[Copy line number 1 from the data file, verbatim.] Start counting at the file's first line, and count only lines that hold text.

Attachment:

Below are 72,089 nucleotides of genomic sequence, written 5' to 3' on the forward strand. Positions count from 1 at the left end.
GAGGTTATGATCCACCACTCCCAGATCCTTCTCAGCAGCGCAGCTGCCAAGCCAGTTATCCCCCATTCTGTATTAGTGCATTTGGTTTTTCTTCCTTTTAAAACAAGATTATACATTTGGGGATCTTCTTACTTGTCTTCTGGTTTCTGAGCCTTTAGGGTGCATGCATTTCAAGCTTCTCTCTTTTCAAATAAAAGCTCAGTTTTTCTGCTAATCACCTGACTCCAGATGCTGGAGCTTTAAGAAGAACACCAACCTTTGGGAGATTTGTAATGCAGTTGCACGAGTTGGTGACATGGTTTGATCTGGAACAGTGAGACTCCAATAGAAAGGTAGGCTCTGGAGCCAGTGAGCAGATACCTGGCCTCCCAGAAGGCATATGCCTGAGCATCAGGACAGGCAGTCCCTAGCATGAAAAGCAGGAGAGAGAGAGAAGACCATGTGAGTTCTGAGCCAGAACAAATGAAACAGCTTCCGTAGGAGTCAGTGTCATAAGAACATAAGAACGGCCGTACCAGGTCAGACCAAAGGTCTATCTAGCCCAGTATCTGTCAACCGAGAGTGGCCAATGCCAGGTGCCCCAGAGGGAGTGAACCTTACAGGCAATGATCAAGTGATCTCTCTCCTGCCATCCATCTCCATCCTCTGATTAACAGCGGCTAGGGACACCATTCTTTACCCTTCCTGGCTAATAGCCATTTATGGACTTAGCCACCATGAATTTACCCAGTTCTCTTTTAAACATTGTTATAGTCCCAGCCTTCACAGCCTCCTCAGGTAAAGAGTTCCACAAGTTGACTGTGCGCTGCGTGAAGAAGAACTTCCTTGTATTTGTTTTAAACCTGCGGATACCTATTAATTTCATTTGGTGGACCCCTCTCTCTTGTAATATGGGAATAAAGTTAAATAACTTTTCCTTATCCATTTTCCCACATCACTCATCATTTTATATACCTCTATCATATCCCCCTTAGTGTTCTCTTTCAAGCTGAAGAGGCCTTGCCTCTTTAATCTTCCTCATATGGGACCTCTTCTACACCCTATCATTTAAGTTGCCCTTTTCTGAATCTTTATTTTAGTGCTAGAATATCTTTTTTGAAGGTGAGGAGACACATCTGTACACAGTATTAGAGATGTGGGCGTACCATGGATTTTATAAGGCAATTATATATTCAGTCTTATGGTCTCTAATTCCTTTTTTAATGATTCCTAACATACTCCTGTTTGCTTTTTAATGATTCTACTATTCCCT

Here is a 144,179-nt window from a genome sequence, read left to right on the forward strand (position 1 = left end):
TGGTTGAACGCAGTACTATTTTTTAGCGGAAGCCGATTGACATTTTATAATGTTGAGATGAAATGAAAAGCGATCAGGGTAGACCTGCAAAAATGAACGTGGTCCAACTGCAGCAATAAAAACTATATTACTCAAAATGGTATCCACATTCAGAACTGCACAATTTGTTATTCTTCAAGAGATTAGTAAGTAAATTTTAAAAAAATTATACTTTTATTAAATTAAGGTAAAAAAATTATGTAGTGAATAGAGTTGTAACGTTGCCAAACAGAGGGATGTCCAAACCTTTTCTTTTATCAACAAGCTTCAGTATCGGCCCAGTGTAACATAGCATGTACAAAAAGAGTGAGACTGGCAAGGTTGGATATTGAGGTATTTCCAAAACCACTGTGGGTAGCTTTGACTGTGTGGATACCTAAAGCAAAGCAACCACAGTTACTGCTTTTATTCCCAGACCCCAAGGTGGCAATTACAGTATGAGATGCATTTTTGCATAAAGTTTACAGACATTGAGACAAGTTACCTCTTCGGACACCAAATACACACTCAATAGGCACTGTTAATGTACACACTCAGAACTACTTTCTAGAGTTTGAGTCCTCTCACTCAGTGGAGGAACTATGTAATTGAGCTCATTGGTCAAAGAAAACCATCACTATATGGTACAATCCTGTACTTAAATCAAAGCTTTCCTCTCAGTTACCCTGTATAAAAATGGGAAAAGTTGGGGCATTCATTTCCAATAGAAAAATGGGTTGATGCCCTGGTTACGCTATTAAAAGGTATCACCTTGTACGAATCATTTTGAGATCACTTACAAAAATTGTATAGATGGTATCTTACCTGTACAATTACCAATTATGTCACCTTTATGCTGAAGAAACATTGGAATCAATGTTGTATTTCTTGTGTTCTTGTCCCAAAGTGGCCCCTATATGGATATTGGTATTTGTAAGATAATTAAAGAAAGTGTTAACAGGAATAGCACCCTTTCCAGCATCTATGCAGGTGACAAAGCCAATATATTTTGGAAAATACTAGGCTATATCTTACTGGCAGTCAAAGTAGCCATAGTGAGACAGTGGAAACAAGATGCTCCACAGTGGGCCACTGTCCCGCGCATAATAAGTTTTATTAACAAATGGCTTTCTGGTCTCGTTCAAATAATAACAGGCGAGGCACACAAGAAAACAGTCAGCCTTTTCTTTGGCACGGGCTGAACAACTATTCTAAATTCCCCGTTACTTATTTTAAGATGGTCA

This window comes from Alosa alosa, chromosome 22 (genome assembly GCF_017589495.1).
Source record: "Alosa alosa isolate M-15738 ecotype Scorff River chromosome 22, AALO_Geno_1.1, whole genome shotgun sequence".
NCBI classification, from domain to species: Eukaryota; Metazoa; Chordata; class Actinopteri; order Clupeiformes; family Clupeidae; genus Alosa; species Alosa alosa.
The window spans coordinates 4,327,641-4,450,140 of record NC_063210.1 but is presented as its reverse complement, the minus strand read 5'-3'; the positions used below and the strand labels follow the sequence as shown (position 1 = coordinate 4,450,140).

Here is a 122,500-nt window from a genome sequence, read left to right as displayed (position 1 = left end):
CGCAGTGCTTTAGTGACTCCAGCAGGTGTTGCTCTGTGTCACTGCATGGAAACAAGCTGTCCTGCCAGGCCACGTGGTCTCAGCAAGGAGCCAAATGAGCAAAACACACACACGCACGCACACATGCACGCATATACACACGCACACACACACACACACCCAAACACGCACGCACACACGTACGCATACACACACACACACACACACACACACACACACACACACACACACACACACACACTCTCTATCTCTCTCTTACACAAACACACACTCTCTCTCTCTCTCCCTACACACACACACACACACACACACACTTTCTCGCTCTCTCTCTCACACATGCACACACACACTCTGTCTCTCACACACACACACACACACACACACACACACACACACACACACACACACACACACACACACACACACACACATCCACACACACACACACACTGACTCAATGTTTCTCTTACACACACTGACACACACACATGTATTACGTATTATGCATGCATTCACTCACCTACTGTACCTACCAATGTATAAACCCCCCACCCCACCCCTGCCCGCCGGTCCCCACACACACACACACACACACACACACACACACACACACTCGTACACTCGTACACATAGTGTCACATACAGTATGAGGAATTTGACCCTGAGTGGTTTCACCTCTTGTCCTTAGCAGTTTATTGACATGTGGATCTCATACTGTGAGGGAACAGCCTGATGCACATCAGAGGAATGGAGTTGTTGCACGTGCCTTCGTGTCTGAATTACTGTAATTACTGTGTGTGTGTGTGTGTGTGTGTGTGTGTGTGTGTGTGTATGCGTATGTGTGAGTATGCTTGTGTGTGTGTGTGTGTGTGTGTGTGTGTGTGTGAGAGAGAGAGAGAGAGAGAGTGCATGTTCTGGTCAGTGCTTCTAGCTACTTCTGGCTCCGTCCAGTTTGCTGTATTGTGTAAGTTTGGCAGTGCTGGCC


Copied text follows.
Below are 72,089 nucleotides of genomic sequence, written 5' to 3' on the forward strand. Positions count from 1 at the left end.